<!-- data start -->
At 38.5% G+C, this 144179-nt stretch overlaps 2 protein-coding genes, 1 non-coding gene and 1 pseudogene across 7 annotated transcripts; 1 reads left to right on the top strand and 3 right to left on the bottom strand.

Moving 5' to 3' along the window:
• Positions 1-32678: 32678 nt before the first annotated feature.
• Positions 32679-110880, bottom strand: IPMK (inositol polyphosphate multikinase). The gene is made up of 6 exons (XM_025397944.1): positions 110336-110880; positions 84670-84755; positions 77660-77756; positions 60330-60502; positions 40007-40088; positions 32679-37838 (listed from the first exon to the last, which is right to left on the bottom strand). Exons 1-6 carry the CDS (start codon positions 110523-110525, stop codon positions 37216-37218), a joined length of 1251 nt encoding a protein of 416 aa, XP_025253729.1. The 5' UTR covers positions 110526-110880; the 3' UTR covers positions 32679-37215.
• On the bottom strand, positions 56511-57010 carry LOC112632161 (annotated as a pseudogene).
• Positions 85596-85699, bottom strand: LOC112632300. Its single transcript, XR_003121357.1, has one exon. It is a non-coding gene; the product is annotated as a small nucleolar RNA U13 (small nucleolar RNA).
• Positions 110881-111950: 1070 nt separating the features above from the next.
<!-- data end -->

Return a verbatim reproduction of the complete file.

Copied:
At 38.5% G+C, this 144179-nt stretch overlaps 2 protein-coding genes, 1 non-coding gene and 1 pseudogene across 7 annotated transcripts; 1 reads left to right on the top strand and 3 right to left on the bottom strand.

Moving 5' to 3' along the window:
• Positions 1-32678: 32678 nt before the first annotated feature.
• Positions 32679-110880, bottom strand: IPMK (inositol polyphosphate multikinase). The gene is made up of 6 exons (XM_025397944.1): positions 110336-110880; positions 84670-84755; positions 77660-77756; positions 60330-60502; positions 40007-40088; positions 32679-37838 (listed from the first exon to the last, which is right to left on the bottom strand). Exons 1-6 carry the CDS (start codon positions 110523-110525, stop codon positions 37216-37218), a joined length of 1251 nt encoding a protein of 416 aa, XP_025253729.1. The 5' UTR covers positions 110526-110880; the 3' UTR covers positions 32679-37215.
• On the bottom strand, positions 56511-57010 carry LOC112632161 (annotated as a pseudogene).
• Positions 85596-85699, bottom strand: LOC112632300. Its single transcript, XR_003121357.1, has one exon. It is a non-coding gene; the product is annotated as a small nucleolar RNA U13 (small nucleolar RNA).
• Positions 110881-111950: 1070 nt separating the features above from the next.